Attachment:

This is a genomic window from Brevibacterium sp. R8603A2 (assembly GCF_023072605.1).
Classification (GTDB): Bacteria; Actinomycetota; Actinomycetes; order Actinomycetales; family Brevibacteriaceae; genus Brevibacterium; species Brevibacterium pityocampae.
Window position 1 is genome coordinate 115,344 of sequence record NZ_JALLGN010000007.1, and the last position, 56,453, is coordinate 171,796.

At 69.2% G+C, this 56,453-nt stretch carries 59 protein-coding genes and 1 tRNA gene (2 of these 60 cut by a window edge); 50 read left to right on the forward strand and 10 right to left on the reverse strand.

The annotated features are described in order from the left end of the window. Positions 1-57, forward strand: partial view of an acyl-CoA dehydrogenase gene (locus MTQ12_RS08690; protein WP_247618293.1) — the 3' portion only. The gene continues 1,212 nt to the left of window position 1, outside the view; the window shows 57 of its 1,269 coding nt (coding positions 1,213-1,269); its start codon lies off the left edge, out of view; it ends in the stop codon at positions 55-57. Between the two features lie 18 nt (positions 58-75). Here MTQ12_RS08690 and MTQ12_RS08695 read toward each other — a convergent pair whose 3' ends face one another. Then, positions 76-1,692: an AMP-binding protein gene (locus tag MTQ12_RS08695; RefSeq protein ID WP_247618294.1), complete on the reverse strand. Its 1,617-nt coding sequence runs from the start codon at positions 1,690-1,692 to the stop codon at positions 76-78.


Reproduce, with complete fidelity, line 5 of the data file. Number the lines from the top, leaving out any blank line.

The annotated features are described in order from the left end of the window. Positions 1-57, forward strand: partial view of an acyl-CoA dehydrogenase gene (locus MTQ12_RS08690; protein WP_247618293.1) — the 3' portion only. The gene continues 1,212 nt to the left of window position 1, outside the view; the window shows 57 of its 1,269 coding nt (coding positions 1,213-1,269); its start codon lies off the left edge, out of view; it ends in the stop codon at positions 55-57. Between the two features lie 18 nt (positions 58-75). Here MTQ12_RS08690 and MTQ12_RS08695 read toward each other — a convergent pair whose 3' ends face one another. Then, positions 76-1,692: an AMP-binding protein gene (locus tag MTQ12_RS08695; RefSeq protein ID WP_247618294.1), complete on the reverse strand. Its 1,617-nt coding sequence runs from the start codon at positions 1,690-1,692 to the stop codon at positions 76-78.